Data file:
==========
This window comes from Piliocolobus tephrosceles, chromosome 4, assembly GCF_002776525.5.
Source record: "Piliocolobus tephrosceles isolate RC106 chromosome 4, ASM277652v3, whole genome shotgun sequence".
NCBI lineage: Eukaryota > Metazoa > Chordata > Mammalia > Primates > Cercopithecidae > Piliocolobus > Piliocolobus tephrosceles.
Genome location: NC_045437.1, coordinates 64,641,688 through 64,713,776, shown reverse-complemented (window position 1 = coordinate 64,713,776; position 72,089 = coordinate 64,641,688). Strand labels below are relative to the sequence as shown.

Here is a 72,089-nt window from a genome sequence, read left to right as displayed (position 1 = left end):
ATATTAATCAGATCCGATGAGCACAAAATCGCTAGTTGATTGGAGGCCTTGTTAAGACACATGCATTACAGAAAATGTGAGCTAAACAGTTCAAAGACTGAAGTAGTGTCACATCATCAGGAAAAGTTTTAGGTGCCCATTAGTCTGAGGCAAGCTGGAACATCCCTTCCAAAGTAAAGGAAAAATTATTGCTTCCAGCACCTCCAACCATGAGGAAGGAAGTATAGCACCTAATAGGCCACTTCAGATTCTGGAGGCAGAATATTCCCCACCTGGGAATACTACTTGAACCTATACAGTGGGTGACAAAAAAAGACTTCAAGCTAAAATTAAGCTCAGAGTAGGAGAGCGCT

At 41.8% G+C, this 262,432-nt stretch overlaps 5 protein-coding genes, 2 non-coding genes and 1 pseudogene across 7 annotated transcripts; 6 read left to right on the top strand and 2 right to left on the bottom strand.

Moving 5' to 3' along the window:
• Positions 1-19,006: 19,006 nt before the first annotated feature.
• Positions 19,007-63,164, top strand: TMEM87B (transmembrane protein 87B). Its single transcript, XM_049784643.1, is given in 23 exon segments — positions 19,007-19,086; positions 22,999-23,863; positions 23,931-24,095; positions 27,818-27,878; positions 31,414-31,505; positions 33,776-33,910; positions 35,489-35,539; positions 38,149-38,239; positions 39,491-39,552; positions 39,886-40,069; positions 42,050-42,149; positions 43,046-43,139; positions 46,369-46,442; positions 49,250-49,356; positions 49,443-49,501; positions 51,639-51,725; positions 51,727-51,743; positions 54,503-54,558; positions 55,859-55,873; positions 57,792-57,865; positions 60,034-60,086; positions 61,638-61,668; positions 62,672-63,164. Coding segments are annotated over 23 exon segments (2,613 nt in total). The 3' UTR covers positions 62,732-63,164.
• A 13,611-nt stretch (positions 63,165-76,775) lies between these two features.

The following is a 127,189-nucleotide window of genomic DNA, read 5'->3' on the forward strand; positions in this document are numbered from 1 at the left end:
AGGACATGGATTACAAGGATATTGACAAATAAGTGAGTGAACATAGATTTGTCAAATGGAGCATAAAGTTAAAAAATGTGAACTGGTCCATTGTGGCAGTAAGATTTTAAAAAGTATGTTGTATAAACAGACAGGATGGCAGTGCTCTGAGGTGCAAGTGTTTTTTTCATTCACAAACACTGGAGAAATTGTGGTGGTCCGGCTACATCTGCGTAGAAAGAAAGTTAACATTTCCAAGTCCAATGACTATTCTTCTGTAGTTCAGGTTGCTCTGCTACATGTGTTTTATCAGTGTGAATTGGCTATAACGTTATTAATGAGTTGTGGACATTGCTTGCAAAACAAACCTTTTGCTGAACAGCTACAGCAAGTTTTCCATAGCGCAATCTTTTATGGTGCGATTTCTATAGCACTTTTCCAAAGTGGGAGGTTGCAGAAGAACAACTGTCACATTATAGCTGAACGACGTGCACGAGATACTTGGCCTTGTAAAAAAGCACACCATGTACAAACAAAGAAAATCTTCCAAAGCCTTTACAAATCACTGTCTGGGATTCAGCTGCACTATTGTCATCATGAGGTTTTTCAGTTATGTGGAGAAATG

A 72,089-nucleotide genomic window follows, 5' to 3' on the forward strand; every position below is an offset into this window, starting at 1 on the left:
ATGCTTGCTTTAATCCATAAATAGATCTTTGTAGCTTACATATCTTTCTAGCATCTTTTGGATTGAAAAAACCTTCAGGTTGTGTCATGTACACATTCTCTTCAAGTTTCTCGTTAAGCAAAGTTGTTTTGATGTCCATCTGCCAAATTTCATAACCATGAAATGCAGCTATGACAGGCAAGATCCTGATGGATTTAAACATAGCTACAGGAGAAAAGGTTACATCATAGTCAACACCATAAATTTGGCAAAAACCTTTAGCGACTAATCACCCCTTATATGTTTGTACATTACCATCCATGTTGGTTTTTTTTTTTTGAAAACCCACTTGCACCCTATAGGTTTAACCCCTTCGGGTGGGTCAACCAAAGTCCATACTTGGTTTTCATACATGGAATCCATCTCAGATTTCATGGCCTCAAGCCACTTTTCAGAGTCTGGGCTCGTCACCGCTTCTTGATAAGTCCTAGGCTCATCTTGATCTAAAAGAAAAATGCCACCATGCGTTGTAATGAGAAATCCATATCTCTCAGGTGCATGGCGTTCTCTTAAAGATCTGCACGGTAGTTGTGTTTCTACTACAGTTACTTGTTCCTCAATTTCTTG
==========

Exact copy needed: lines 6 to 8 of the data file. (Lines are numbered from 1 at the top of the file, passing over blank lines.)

ATATTAATCAGATCCGATGAGCACAAAATCGCTAGTTGATTGGAGGCCTTGTTAAGACACATGCATTACAGAAAATGTGAGCTAAACAGTTCAAAGACTGAAGTAGTGTCACATCATCAGGAAAAGTTTTAGGTGCCCATTAGTCTGAGGCAAGCTGGAACATCCCTTCCAAAGTAAAGGAAAAATTATTGCTTCCAGCACCTCCAACCATGAGGAAGGAAGTATAGCACCTAATAGGCCACTTCAGATTCTGGAGGCAGAATATTCCCCACCTGGGAATACTACTTGAACCTATACAGTGGGTGACAAAAAAAGACTTCAAGCTAAAATTAAGCTCAGAGTAGGAGAGCGCT

At 41.8% G+C, this 262,432-nt stretch overlaps 5 protein-coding genes, 2 non-coding genes and 1 pseudogene across 7 annotated transcripts; 6 read left to right on the top strand and 2 right to left on the bottom strand.

Moving 5' to 3' along the window: